Greening ICT: Collaboration at core of sustainable recovery,

By Louise Koch - Global Sustainability Strategy & Innovation Director, Dell Technologies
The need to act on both individual and collective responsibility is more important than ever, says Louise Koch, Dell Technologies

As part of their commitment to future proof-recovery, governments worldwide have expressed their desire to ‘build back better’. To determine the success of government’s efforts to reboot post-pandemic economies alongside addressing the seismic challenges of climate change however, we should instead look to their desire to ‘build back greener’.


The good news is that by harnessing digital innovation across key sectors matched with a willingness to act, we still have time to avoid the worst-case scenarios and create a better tomorrow.


While there is no ‘one-size-fits-all’ solution to combatting climate change, open dialogue and collaboration between policymakers, industries and stakeholders plays a crucial role in utilising and developing the innovation required to support goals leading toward a net-zero future. As outlined by the European Commission in 2020 "green investments will be a key driver of the recovery, not an obstacle to it", and at Dell Technologies, we share in this understanding.


With many businesses joining the race to hit net zero, we recognise the need to act on both individual and collective responsibility is more important than ever. At Dell, we have long advocated for circular economy practices, working across our company to collaborate with cross-industry partnerships, non-profits and governments to build a range robust programs and initiatives to drive human progress and our part in this collective race.


Our commitment to accelerating the circular economy is key in our net zero journey. Since 2007 we have retrieved over 2.1bn pounds of used electronics and set up our our Asset Recovery Services to help businesses sustainably replace and recycle obsolete technology. Additionally, we are striving towards creating processes to retire and recycle any laptop, desktop, server, or accessory regardless of its branding. We have also seen major success in reducing our customers’ energy consumption by reducing the energy demands of our products by reusing e-waste from our own industry—like plastics and rare earth magnets. We now also offer extra services to minimise customer exposure to data security breaches, such as onsite data sanitisation and hard-drive shredding to physically destroy and recycle drives according to local guidelines.


To further demonstrate our commitment to taking proactive leadership in transforming the global electronics sector towards a full circular economy in 2030, we have cofounded a range of cross-industry partnerships, such as our Circular Electronics Partnership (CEP). CEP comprises of first-time experts, business leaders and global organisations who have an aligned vision and dedicated roadmap towards co-designing solutions and streamlining circular economy processes for electronics by 2030.

Harnessing collective responsibility to create the circular economy

European governments play a pivotal role in ‘building back greener’ due to the legislative and procurement powers they hold in helping drive transformation from policy to a fully functioning circular economy. However, while the role of government is crucial at this juncture, we cannot ignore the technology industry's similarly pivotal role in creating a successful circular economy by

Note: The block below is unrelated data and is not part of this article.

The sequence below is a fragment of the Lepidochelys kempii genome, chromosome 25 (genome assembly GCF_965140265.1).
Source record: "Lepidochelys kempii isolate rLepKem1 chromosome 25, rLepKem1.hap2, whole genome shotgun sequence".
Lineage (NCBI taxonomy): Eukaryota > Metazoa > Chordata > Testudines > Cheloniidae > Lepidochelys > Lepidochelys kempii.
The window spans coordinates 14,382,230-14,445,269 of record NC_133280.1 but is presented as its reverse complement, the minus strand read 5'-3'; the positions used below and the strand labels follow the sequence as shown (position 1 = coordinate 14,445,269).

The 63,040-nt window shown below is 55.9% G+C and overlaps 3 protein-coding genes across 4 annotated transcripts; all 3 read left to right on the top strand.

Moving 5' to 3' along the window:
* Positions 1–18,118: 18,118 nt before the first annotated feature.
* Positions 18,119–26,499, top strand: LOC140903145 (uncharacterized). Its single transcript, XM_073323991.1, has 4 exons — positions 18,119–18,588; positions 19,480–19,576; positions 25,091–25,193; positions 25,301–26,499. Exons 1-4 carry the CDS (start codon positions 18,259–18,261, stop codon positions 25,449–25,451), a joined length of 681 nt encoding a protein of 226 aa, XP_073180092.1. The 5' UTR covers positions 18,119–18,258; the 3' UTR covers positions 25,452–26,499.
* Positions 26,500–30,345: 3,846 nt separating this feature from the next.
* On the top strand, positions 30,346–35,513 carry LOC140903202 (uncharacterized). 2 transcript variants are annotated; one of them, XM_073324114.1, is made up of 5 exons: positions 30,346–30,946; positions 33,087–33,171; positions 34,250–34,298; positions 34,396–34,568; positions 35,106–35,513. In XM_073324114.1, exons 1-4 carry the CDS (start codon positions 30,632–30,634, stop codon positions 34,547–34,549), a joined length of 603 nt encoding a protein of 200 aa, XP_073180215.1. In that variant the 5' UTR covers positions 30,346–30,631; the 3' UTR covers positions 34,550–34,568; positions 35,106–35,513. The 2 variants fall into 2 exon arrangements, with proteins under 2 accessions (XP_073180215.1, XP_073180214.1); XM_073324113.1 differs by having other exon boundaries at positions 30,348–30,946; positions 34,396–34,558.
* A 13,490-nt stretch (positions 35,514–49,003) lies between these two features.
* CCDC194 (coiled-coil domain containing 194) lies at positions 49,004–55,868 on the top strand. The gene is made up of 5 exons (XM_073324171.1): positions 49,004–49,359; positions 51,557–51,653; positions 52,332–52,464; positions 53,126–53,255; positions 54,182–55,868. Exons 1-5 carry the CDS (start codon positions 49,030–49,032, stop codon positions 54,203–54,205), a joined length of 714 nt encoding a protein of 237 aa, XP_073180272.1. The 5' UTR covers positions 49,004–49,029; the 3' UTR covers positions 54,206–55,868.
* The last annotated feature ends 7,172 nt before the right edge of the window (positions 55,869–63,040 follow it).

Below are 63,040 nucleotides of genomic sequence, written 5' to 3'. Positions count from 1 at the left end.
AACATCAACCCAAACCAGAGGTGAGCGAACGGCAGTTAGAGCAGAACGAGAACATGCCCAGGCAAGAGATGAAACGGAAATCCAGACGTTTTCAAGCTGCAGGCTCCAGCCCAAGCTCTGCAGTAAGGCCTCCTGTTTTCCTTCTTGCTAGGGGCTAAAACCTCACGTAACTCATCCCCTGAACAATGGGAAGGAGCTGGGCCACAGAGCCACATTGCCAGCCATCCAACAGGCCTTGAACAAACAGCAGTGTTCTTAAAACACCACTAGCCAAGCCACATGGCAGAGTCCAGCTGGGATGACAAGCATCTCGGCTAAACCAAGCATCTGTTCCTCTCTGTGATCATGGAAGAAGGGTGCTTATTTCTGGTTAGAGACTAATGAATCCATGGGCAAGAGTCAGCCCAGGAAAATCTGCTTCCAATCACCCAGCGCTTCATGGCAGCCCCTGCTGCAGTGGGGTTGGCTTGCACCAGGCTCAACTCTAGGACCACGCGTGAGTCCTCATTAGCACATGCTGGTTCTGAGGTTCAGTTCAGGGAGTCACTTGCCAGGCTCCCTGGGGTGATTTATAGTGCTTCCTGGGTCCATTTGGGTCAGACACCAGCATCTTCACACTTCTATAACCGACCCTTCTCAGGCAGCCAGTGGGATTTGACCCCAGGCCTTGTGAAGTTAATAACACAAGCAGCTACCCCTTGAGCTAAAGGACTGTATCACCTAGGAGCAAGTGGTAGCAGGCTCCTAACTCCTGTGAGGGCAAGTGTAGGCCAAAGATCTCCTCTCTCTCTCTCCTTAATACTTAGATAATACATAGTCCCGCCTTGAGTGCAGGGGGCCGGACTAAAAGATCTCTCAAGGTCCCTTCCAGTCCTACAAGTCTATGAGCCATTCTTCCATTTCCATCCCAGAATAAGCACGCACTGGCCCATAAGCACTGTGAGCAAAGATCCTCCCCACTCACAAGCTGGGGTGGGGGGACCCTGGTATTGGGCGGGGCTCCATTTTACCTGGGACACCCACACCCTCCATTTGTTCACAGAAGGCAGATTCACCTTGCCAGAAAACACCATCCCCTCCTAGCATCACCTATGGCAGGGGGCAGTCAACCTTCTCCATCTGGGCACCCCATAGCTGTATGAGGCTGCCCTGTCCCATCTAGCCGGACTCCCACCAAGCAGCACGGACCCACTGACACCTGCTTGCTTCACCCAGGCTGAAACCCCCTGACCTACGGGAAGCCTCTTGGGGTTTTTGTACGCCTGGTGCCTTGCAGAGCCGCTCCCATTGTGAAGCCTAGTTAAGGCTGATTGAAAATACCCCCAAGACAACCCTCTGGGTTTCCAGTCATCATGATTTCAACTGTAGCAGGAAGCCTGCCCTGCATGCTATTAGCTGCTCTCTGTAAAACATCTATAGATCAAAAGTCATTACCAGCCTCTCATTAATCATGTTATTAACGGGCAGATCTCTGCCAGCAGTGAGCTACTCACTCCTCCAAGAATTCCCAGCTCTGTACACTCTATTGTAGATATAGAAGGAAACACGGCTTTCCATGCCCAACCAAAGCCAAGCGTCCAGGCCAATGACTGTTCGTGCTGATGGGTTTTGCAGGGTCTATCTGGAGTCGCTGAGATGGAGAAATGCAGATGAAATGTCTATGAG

fuelling positive environmental outcomes, leading innovation, contributing sectoral expertise and delivering the policies governments put in place.


This spring a European Commission official stated that 40% of the EU’s Recovery Resilience Fund (totalling more than €180bn), has been dedicated to Green Initiatives, surpassing the previous investment target of 37%. This news will help in supporting the ‘Greening of ICT’ and demonstrates how sustainable transformation is already underway thanks to continued industry-wide collaboration and support from governments.


Implementing genuine green recovery however isn’t a simple process. The first piece of the puzzle is driving investment that focuses on sustainable solutions that maximise potential and lower emissions. This approach however is a holistic process and mimics much of what we have seen with the digital transformation of different sectors. With the World Economic Forum reporting that technology has the potential to reduce global emissions by 15% through innovations like multi-cloud, data analytics, Edge, AI and machine learning, the tech sector is ideally placed to not only participate in this sustainability transition but to lead it. For instance, AI learns by experience, collecting vast amounts of data. This data can identify weather and pest patterns to recommend intelligent actions and optimise yield outcomes for farmers as temperatures become warmer globally.


Sustainability can no longer be an add-on or afterthought, it must be an imperative. Although hard work is required, we welcome both the commitments and progress seen from the EU in greening ICT and placing sustainability as the foundation of their recovery programme. The industry must follow their lead and deliver on its own sustainability commitments alongside policymakers, partners, and customers.

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